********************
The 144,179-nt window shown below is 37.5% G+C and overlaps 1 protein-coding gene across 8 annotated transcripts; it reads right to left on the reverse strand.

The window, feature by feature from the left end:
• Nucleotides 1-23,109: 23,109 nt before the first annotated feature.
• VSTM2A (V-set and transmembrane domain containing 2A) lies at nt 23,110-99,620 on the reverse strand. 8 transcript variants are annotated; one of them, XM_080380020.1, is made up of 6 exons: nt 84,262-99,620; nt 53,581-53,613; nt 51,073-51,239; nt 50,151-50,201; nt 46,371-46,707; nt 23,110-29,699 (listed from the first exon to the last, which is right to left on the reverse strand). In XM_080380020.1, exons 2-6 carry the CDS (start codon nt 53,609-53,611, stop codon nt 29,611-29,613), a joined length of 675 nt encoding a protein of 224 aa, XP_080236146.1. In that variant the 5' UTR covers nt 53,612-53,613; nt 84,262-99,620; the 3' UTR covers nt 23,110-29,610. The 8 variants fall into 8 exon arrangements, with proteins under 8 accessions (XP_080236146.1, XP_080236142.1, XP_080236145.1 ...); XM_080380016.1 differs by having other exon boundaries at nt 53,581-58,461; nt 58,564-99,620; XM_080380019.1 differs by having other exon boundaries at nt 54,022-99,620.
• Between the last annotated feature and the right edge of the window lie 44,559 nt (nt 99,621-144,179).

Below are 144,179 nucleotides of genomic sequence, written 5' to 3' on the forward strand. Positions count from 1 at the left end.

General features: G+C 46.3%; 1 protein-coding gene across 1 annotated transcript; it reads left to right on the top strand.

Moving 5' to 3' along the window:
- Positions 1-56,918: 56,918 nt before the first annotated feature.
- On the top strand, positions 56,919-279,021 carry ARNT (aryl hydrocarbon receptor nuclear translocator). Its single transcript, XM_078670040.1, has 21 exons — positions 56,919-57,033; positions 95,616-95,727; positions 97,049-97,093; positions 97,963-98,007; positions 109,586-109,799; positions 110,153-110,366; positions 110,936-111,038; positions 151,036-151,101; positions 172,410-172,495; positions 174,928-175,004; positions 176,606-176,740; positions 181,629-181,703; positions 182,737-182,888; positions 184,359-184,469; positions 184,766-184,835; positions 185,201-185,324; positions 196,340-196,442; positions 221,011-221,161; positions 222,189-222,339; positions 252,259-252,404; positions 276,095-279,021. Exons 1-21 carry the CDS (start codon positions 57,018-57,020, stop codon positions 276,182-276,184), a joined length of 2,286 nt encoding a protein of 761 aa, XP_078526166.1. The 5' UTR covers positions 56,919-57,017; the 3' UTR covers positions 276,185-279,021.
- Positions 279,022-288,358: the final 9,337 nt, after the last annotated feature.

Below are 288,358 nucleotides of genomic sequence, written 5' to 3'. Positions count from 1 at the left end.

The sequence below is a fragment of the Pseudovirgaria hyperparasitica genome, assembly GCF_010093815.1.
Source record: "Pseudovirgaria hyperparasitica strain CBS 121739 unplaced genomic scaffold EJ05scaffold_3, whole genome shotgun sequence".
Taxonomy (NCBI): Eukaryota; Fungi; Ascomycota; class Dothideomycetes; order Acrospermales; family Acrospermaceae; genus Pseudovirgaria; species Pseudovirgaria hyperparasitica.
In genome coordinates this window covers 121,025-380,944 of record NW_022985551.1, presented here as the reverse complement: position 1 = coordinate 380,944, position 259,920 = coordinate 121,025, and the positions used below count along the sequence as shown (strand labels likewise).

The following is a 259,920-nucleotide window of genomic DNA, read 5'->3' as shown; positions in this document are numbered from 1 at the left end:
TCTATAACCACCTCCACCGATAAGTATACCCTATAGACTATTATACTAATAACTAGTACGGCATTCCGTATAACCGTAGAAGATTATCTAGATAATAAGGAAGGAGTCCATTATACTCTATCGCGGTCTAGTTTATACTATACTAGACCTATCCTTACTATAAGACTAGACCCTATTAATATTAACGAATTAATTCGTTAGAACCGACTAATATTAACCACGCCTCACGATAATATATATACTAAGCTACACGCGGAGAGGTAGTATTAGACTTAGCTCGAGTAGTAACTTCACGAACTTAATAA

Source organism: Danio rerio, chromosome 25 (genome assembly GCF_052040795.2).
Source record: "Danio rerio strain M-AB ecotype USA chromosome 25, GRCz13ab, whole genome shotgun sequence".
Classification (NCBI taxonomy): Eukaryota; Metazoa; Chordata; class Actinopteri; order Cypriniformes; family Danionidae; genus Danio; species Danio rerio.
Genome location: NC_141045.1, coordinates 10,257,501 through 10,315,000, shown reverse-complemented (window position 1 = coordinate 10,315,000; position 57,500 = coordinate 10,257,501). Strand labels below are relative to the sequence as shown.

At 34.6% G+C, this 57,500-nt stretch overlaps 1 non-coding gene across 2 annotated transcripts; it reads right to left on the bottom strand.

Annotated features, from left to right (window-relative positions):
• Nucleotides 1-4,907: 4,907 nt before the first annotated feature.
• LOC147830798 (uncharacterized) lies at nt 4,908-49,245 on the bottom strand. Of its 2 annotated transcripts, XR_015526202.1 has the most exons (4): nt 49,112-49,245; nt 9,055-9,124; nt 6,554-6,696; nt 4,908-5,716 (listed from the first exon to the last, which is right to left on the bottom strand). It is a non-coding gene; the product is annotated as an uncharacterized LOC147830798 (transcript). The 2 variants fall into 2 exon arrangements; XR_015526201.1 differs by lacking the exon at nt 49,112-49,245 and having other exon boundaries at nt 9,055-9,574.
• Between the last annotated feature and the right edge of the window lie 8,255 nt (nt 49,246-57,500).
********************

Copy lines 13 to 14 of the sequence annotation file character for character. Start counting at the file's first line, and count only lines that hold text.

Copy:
The sequence below is a fragment of the Pseudovirgaria hyperparasitica genome, assembly GCF_010093815.1.
Source record: "Pseudovirgaria hyperparasitica strain CBS 121739 unplaced genomic scaffold EJ05scaffold_3, whole genome shotgun sequence".